Well worth rolling over

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The Independent Online
TESSAS - tax-exempt special savings accounts - were John Major's Budget innovation for savers when he was Chancellor in 1990.

They are offered by banks and building societies and pay interest tax- free, whatever your personal tax status, provided you keep the account open for five years and do not withdraw the money you put in. You can also have the interest net of basic-rate tax (net of 20 per cent after April) paid out as you go along. Break any of these rules, for example by withdrawing more than the net interest, and all the interest becomes fully taxable.

The first Tessas mature from the beginning of January. If you are one of the 4 million-plus existing Tessa savers, yours matures on the fifth anniversary of opening. The opening date will be in your deposit book, and you can expect the bank or building society to remind you of the maturity date.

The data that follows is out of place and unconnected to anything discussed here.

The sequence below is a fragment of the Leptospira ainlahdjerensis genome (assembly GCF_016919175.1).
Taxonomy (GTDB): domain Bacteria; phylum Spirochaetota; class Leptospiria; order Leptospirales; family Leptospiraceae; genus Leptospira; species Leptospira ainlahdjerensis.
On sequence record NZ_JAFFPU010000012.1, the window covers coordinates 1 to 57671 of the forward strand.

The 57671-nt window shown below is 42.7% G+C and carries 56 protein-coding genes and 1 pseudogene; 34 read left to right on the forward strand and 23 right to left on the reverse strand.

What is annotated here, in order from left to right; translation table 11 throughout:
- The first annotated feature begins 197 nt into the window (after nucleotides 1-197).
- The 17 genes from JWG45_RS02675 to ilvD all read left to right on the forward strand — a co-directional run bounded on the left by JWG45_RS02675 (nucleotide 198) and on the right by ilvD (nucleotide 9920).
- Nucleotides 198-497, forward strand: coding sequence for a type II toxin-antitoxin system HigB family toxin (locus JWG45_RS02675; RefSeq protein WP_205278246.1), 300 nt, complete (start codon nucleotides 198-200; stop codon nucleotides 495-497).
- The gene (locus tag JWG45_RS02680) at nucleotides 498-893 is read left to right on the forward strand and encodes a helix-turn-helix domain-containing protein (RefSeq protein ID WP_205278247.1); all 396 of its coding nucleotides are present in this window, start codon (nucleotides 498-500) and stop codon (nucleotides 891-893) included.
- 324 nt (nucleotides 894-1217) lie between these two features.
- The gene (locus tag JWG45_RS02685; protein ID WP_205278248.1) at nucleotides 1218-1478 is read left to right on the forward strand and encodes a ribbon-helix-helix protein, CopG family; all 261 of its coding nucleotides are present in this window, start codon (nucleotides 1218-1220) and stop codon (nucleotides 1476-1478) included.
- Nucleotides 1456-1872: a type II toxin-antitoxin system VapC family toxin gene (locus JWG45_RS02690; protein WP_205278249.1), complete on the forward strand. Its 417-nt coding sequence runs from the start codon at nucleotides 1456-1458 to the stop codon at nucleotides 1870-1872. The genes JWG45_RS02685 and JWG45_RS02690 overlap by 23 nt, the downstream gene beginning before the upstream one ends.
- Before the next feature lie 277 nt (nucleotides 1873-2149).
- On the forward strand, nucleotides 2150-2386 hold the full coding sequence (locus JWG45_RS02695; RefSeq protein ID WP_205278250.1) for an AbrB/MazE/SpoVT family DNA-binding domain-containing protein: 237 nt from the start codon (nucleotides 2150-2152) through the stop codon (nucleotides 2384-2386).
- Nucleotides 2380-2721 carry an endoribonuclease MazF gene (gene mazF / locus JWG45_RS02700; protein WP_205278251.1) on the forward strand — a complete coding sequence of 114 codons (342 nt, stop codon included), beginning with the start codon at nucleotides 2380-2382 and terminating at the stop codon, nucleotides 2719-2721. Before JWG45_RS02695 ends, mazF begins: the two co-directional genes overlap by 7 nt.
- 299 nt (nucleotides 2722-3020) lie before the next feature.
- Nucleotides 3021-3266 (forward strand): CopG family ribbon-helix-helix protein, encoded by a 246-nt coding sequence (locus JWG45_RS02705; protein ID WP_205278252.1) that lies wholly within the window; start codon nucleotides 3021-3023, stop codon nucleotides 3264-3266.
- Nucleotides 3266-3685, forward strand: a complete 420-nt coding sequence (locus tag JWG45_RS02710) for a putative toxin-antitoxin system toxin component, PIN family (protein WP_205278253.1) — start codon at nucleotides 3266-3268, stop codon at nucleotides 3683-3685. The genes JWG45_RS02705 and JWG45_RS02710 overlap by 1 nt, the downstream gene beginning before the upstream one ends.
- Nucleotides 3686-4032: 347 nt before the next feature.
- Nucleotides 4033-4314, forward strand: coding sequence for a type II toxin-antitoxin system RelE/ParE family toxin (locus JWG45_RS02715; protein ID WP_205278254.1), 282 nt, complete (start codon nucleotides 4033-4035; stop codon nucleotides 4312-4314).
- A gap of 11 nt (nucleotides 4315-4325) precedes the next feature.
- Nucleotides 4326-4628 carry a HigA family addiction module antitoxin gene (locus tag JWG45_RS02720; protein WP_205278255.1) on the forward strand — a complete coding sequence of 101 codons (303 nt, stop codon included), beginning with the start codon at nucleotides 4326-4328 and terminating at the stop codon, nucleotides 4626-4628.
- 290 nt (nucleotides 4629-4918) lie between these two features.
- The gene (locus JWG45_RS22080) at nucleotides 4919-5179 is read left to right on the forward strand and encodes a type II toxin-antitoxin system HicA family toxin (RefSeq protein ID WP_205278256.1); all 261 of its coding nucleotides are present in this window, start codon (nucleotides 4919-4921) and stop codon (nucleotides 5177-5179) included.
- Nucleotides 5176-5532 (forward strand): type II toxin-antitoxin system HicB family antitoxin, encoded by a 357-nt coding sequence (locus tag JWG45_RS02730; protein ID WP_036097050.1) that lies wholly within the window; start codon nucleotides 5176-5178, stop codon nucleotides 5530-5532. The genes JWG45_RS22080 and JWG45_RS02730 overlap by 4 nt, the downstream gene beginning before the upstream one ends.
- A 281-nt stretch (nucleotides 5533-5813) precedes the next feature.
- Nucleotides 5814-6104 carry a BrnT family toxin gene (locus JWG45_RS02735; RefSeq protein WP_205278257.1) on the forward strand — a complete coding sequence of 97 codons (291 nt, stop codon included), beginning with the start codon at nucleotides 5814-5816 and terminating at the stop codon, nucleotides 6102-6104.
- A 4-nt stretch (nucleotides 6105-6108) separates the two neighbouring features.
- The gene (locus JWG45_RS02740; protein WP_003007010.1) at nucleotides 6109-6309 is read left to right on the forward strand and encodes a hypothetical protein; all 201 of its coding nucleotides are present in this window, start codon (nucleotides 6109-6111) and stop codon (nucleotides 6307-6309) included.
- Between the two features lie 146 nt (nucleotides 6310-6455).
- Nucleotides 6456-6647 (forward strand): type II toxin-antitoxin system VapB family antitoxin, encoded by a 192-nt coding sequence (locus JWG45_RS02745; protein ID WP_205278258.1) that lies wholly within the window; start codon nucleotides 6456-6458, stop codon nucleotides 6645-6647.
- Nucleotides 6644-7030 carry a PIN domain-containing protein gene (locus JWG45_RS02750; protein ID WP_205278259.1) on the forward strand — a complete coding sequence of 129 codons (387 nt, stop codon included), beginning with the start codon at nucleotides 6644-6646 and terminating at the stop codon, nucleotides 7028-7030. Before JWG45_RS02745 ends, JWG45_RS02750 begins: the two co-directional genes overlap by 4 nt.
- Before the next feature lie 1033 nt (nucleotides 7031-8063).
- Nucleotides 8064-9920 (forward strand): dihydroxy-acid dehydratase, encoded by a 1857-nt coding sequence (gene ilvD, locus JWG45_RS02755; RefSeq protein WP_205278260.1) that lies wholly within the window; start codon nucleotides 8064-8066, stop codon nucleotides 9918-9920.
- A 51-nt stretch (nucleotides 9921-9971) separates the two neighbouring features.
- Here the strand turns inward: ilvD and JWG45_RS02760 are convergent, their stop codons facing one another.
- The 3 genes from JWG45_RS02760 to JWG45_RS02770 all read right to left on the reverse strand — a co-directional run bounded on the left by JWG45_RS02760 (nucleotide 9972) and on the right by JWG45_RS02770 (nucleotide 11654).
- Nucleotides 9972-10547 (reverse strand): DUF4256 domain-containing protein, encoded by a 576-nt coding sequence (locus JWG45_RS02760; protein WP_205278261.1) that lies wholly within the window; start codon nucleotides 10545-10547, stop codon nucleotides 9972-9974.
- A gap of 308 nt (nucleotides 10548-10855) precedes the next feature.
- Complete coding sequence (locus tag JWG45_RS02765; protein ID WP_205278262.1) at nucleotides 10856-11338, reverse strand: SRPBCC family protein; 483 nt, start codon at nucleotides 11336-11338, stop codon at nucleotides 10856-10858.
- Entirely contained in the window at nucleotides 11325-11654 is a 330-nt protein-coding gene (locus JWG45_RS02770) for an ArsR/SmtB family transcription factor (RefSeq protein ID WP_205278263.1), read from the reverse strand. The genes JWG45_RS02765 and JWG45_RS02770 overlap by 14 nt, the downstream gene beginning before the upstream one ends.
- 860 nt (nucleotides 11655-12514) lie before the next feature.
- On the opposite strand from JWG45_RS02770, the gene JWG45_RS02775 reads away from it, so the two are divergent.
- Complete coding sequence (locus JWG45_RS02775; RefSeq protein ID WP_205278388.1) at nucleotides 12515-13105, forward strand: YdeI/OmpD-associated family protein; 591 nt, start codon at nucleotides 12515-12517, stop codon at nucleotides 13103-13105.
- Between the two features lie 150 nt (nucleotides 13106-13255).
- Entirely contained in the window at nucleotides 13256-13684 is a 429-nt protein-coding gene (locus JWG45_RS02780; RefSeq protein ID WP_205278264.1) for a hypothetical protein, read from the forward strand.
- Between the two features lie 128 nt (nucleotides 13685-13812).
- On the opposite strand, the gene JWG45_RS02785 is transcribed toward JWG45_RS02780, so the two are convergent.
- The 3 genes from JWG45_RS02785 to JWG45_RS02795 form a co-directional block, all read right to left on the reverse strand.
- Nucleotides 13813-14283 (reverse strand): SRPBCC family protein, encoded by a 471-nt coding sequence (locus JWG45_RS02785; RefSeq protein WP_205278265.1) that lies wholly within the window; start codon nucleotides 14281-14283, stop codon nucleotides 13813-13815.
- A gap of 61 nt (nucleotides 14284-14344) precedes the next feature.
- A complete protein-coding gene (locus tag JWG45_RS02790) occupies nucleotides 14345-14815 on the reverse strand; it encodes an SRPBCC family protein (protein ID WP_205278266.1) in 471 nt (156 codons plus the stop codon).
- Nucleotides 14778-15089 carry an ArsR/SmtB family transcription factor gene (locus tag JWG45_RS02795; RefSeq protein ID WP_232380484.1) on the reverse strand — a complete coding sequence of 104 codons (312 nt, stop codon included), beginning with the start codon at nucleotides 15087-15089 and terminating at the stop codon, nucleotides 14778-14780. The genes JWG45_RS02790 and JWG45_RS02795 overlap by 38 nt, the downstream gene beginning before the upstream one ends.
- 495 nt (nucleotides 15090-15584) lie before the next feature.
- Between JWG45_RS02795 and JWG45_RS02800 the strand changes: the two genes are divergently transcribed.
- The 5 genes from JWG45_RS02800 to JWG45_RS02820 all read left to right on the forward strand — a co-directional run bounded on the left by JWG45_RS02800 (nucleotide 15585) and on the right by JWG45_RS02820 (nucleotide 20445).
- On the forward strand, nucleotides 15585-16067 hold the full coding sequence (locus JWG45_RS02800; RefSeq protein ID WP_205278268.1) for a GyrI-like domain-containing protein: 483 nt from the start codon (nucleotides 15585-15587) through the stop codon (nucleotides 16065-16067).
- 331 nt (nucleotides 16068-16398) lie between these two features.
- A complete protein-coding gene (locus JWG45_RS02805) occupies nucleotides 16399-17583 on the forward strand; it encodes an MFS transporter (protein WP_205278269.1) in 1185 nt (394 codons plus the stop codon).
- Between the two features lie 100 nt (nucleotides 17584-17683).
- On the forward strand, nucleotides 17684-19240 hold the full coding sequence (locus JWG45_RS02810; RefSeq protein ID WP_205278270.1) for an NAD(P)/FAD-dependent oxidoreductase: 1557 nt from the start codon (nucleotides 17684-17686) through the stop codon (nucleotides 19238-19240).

You can recycle most but not all the value of your maturing Tessa into a new Tessa. All the money you put into the old one can be rolled over, but not the interest earned. This means rolling over a maximum of pounds 9,000. But if you put less than pounds 3,000 into the original Tessa, the sum can be topped up to pounds 3,000 for your new Tessa with the interest you earned.

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